Thanks to Alec’s son, Michael for sharing these photos. They are of cameraman Alec Robson’s retirement party at BBC Pebble Mill. Alec sadly died in 2020.
Here is a photo from Keith Warrender of the landing of the Harrier in 1982, during an episode of Pebble Mill at One. It was one of director John Smith’s episodes. You’ll see the new club building visible on the right of the picture, which hadn’t been open long. Keith thinks he must have popped in to the Club for a lunchtime drink after taking this picture on an off-shift day from TAR (Technical Apparatus Room).
Today [8th April 2020] is Steve Weddle’s funeral and from a distance I mourn the shocking devastating loss of a lifetime friend. In 1976 we were both new researchers, desk to desk in the hairy scary Dobson days of PM@1. All the producers and directors were male and all the researchers except Steve were female – that’s what it was like in those days. Never macho, Steve quickly became one of the girls to the extent that his name was on the office PMT wall-chart.
First and foremost, Steve was fun. He was of course talented and creative, wacky and wonderful and super sociable but he also had great empathy and kindness and was friends with one and all. He gave my daughter her TV break and passed on his Spurs programmes to my grandson.
Recently we had two lovely holidays at the Exotic Marigold Hotel in Menorca. Steve, a great holiday companion, suggested that we should travel as Hinge and Bracket.
Post Beeb we met up every month with our fellow Sagalouts to wine and dine down Memory Lane. In January we celebrated his 70th birthday. In February Steve talked about his latest book, not an autobiography exactly but drawing on his life in television.
That would have been a good read.
Here is the original On The House production team, circa 1987. Included left to right are: Stephen Lockwood, Andy Meikle, Steph Silk, Bob Davies, Susi Lightfoot, Carol Sparrow & Jayne Owen. It looks like it was taken in the On The House, House, in the back garden of Pebble Mill.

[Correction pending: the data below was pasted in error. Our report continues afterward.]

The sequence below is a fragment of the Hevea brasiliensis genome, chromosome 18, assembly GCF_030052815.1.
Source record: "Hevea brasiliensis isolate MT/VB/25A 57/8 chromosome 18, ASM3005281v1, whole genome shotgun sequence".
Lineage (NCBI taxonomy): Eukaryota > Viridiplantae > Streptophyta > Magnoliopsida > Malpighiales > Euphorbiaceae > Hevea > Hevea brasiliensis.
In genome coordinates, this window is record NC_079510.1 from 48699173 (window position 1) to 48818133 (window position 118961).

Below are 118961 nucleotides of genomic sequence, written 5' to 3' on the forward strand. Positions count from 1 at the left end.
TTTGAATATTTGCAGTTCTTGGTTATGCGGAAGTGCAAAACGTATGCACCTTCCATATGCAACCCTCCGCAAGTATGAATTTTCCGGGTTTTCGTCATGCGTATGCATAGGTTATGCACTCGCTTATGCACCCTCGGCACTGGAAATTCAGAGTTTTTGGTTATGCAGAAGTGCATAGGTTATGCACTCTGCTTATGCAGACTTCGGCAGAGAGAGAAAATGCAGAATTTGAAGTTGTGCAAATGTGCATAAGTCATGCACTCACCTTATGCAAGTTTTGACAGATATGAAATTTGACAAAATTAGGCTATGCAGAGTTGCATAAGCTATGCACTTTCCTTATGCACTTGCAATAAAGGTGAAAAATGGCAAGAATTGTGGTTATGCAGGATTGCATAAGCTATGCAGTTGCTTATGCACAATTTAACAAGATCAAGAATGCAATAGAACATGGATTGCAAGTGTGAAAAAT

Thanks to Susi Lightfoot for sharing the photo.
The whole country is in a state of shock, but shock associated with the sudden loss of losing someone close concentrates the mind wonderfully and I recognise all the comments that have poured out on Facebook regarding Steve Weddle’s death. They do tick all the boxes. This is what happened to me when our son had a stroke and ended up in Worcester hospital fighting for his life. As a therapy I used the time to write, “Shoot First No Ordinary life,” the story of my BBC career at Pebble Mill which many of you have read.
What a character Steve was and yes taken far too young, for he had much more to offer this life. There were things about him I could never get my head round, like rushing off to London with only the flimsiest of reasons to find time with Hot Spurs or some name like that. There were his books of course, and BBC pensioners meeting every month will certainly not be the same without him, especially as he always dominated the Raffle presentations. But there was much more to this larger than life character than meets the eye, especially for me personally.
As editor of Daytime Live behind all the facade and bonhomie was someone who was deep, showed great courage in his work, often moving where many ‘feared to tread’, even prepared to gamble. Continue reading